One day Father John Shaffer, the rector of Grace Episcopal Church in Baldwinsville, NY, which I attend, asked my input how to spend $5,000 their congregation had allocated to meet local needs. As the director of the local Volunteer Center on the outskirts of Syracuse, I was in the position to know of special needs in the community. We depend on local congregations as well as individuals, families, service clubs, organizations, and businesses for support.
Consider how this congregation helped a West African refugee family who arrived in Syracuse.
The father and mother had gone foraging for food when fighting between warlords broke out and they were unable to return home. With thousands of others, they fled across the border and had been refugees in various countries until an Assembly of God missionary arranged for a Syracuse church to sponsor them in a refugee resettlement program. The children had in the care of their grandmother, but she and other relatives were slaughtered. Somehow, four children were still alive, and a good part of the parents’ wages in the US was sent to Africa to track down the children, get them to safety, buy food, and appeal for them to join them. The weeks and months dragged on.
You might think that a mother who had been tortured, uprooted, and separated from her children would be always bitter. Not so. Life in Syracuse wasn’t a piece of cake either. Doctors couldn’t find a solution to her recurrent digestive problems. If her health was stable, the steam pipes in the ceiling of the basement apartment burst and flooded their possessions, and the repairman stole the mother’s shoes. On Labor Day, a sudden storm with tornado-strength winds toppled the huge tree outside her apartment building; falling trees knocked out power lines throughout the Syracuse area and blocked off streets; it took a week to restore power to many neighborhoods. She shivered in the autumn chill but was excited to see snow. She got frustrated and discouraged at times, but she never lost her faith in God or gratitude for a chance to make a new beginning.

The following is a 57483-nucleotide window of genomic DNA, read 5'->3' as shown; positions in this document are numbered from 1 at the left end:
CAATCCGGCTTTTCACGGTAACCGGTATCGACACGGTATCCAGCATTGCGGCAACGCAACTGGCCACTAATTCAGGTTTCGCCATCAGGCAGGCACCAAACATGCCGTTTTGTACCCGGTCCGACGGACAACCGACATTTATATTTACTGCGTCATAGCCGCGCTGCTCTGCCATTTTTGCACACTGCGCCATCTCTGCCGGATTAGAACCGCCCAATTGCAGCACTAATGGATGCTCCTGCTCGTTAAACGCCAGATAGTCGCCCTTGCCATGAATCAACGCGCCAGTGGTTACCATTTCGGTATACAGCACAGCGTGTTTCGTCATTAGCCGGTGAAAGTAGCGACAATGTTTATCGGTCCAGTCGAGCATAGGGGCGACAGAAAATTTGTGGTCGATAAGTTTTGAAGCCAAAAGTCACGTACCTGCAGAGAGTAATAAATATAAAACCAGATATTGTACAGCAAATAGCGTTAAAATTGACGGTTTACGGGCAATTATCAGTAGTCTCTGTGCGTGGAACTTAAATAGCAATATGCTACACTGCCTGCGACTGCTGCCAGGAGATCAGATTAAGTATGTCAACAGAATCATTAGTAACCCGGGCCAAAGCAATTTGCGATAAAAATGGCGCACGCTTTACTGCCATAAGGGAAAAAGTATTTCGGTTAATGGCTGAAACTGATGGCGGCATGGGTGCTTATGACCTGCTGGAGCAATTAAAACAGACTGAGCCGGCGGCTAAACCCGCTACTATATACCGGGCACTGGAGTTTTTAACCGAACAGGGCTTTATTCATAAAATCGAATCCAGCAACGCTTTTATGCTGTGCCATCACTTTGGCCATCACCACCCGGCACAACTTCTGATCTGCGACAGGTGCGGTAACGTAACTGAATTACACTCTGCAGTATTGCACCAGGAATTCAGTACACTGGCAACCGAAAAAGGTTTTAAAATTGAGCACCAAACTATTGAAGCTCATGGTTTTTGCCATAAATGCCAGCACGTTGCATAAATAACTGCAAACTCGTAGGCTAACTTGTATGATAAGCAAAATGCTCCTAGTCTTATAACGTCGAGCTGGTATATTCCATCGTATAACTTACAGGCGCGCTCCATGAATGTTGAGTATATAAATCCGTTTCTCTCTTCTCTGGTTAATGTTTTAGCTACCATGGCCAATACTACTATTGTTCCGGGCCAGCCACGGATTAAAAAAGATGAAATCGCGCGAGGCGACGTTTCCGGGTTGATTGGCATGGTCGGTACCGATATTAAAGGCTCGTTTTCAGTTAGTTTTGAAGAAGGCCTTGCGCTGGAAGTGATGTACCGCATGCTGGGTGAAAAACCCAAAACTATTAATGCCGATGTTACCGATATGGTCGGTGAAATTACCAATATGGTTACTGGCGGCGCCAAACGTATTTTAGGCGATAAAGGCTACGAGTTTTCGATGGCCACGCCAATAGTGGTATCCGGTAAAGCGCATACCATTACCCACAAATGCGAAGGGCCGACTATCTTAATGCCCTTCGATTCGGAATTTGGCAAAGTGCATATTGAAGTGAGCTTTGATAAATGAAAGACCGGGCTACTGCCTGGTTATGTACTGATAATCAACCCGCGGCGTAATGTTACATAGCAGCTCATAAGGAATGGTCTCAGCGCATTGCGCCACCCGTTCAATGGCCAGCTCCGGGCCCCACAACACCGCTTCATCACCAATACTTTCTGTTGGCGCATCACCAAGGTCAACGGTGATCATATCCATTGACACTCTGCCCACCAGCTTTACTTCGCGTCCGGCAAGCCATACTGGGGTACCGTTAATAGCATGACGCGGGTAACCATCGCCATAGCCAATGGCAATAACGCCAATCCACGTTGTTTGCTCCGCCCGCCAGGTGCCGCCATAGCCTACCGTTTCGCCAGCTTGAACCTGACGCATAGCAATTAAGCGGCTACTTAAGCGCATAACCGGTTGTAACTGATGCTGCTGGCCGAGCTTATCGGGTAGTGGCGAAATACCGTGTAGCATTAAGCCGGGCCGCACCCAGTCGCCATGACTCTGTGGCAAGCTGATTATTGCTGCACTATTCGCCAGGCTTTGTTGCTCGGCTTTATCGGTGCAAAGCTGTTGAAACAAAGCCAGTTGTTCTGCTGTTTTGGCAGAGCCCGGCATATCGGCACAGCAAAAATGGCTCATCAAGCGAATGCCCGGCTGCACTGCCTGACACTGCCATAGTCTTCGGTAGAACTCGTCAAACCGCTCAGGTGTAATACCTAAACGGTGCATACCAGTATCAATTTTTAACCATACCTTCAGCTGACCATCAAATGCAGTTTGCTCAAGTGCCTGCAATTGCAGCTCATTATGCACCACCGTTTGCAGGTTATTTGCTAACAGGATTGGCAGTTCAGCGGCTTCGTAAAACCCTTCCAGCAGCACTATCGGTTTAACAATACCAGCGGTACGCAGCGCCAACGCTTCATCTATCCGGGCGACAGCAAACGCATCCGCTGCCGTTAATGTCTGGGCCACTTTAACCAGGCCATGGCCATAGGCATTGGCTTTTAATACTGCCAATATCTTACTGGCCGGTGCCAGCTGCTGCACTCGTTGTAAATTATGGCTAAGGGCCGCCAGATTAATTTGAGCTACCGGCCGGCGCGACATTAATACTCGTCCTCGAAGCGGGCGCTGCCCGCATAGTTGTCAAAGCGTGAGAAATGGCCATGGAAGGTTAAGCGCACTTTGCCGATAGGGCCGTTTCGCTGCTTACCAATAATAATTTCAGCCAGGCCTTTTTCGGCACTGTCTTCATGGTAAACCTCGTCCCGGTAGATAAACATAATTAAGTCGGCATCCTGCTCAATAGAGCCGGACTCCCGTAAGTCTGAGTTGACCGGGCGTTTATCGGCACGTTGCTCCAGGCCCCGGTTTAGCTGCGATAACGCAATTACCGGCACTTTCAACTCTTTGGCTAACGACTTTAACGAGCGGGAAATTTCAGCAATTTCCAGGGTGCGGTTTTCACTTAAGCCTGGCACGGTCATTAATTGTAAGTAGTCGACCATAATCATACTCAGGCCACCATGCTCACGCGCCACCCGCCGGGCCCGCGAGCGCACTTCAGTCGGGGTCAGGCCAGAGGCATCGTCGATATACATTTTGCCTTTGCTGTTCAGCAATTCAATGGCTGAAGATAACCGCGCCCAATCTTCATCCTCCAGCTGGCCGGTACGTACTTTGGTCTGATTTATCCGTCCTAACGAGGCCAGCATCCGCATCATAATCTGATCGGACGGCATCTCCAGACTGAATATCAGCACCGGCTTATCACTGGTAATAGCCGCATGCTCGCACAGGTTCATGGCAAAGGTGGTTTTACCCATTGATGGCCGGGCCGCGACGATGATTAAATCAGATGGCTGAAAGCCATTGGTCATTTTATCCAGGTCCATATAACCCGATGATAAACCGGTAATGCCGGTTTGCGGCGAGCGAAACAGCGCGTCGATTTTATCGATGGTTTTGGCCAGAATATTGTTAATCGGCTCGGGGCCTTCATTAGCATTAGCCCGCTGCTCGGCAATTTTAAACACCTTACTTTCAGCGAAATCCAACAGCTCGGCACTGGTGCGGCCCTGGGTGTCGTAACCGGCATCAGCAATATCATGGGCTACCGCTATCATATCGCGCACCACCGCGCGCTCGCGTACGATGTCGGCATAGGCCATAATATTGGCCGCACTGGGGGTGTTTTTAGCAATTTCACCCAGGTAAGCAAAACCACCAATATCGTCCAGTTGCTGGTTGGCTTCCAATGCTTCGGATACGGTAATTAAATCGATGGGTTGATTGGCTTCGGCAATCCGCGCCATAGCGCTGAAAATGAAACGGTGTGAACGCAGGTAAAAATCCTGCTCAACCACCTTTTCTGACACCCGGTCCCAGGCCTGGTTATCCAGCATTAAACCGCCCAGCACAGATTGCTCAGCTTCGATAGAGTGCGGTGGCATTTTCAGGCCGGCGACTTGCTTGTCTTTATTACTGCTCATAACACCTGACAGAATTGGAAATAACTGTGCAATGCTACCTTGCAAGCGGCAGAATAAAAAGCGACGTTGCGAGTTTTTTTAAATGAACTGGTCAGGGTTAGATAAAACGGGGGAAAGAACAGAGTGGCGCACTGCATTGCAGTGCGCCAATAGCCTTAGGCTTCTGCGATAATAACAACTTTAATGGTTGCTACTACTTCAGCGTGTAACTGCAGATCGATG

In mid-December the children finally arrived. Key people on the Volunteer Center’s Christmas Bureau set aside special gifts for the family. Local people rounded up clothing and toys. None if this required extra funds. The congregation was struck by the mother’s testimony of faith and determination. The children were baptized during the bishop’s annual visit, and the congregation celebrated.
Periodically, the teenage members of Episcopal churches in central New York travel to New York City to camp out for a weekend at the Cathedral of St. John the Divine, the largest Gothic structure in the world. (Construction started in 1896 and is still unfinished.) The kids got to climb high up into the ramparts, listen to a midnight concert on the 8,000-pipe organ, and explore New York City. The congregation paid the expenses for the oldest boy to participate in this trip. He saw people begging on the street, homeless people with black skin like him. He shot hoops with kids of all skin colors. It was a beautiful, clear day, and the young man climbed the Empire State Building and looked out toward distant horizons. The church kids and adults made him feel so loved. He came back with full heart and mind. Through him the family experienced new aspects of this country and its people, as well as a living experience with some people who embody Christ.
To underwrite the young man’s trip and the reverberations it created throughout this family cost the congregation a grand total of about $115 in money and a lot of outpouring of heart.
Imagine what could be done with $5,000.